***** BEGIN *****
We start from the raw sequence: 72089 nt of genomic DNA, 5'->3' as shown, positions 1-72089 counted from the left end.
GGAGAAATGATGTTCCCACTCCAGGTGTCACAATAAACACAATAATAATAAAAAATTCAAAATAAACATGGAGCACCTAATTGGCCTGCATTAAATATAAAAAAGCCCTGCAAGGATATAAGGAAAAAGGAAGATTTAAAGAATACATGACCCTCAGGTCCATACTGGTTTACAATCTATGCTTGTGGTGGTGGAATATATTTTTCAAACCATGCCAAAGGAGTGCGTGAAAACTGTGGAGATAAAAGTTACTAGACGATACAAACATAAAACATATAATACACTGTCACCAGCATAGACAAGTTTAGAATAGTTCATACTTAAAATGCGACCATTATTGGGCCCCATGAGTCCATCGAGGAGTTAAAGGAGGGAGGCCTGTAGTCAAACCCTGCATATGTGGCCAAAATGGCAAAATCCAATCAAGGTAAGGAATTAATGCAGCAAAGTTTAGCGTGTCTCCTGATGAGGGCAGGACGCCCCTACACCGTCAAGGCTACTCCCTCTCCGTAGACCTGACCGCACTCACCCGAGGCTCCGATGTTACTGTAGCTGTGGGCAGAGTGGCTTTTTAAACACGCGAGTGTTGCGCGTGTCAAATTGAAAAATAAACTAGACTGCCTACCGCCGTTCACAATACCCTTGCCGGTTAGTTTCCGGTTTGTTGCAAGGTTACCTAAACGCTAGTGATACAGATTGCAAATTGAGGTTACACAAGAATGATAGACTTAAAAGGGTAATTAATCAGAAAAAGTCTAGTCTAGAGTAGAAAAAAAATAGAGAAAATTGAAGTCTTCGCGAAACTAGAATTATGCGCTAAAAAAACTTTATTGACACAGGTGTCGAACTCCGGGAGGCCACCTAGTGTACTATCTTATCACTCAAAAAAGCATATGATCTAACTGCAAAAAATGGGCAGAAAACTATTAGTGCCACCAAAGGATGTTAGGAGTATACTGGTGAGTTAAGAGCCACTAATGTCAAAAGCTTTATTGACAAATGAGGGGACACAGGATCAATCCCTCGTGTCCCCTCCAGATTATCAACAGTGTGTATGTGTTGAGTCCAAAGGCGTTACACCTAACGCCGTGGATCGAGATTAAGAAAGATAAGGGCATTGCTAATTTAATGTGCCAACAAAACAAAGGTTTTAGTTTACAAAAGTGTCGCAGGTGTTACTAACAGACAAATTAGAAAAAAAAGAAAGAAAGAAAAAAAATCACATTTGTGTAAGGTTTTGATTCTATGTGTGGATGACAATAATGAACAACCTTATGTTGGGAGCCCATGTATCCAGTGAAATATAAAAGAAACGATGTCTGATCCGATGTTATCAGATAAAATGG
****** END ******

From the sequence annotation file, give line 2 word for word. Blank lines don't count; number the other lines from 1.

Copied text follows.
GGAGAAATGATGTTCCCACTCCAGGTGTCACAATAAACACAATAATAATAAAAAATTCAAAATAAACATGGAGCACCTAATTGGCCTGCATTAAATATAAAAAAGCCCTGCAAGGATATAAGGAAAAAGGAAGATTTAAAGAATACATGACCCTCAGGTCCATACTGGTTTACAATCTATGCTTGTGGTGGTGGAATATATTTTTCAAACCATGCCAAAGGAGTGCGTGAAAACTGTGGAGATAAAAGTTACTAGACGATACAAACATAAAACATATAATACACTGTCACCAGCATAGACAAGTTTAGAATAGTTCATACTTAAAATGCGACCATTATTGGGCCCCATGAGTCCATCGAGGAGTTAAAGGAGGGAGGCCTGTAGTCAAACCCTGCATATGTGGCCAAAATGGCAAAATCCAATCAAGGTAAGGAATTAATGCAGCAAAGTTTAGCGTGTCTCCTGATGAGGGCAGGACGCCCCTACACCGTCAAGGCTACTCCCTCTCCGTAGACCTGACCGCACTCACCCGAGGCTCCGATGTTACTGTAGCTGTGGGCAGAGTGGCTTTTTAAACACGCGAGTGTTGCGCGTGTCAAATTGAAAAATAAACTAGACTGCCTACCGCCGTTCACAATACCCTTGCCGGTTAGTTTCCGGTTTGTTGCAAGGTTACCTAAACGCTAGTGATACAGATTGCAAATTGAGGTTACACAAGAATGATAGACTTAAAAGGGTAATTAATCAGAAAAAGTCTAGTCTAGAGTAGAAAAAAAATAGAGAAAATTGAAGTCTTCGCGAAACTAGAATTATGCGCTAAAAAAACTTTATTGACACAGGTGTCGAACTCCGGGAGGCCACCTAGTGTACTATCTTATCACTCAAAAAAGCATATGATCTAACTGCAAAAAATGGGCAGAAAACTATTAGTGCCACCAAAGGATGTTAGGAGTATACTGGTGAGTTAAGAGCCACTAATGTCAAAAGCTTTATTGACAAATGAGGGGACACAGGATCAATCCCTCGTGTCCCCTCCAGATTATCAACAGTGTGTATGTGTTGAGTCCAAAGGCGTTACACCTAACGCCGTGGATCGAGATTAAGAAAGATAAGGGCATTGCTAATTTAATGTGCCAACAAAACAAAGGTTTTAGTTTACAAAAGTGTCGCAGGTGTTACTAACAGACAAATTAGAAAAAAAAGAAAGAAAGAAAAAAAATCACATTTGTGTAAGGTTTTGATTCTATGTGTGGATGACAATAATGAACAACCTTATGTTGGGAGCCCATGTATCCAGTGAAATATAAAAGAAACGATGTCTGATCCGATGTTATCAGATAAAATGG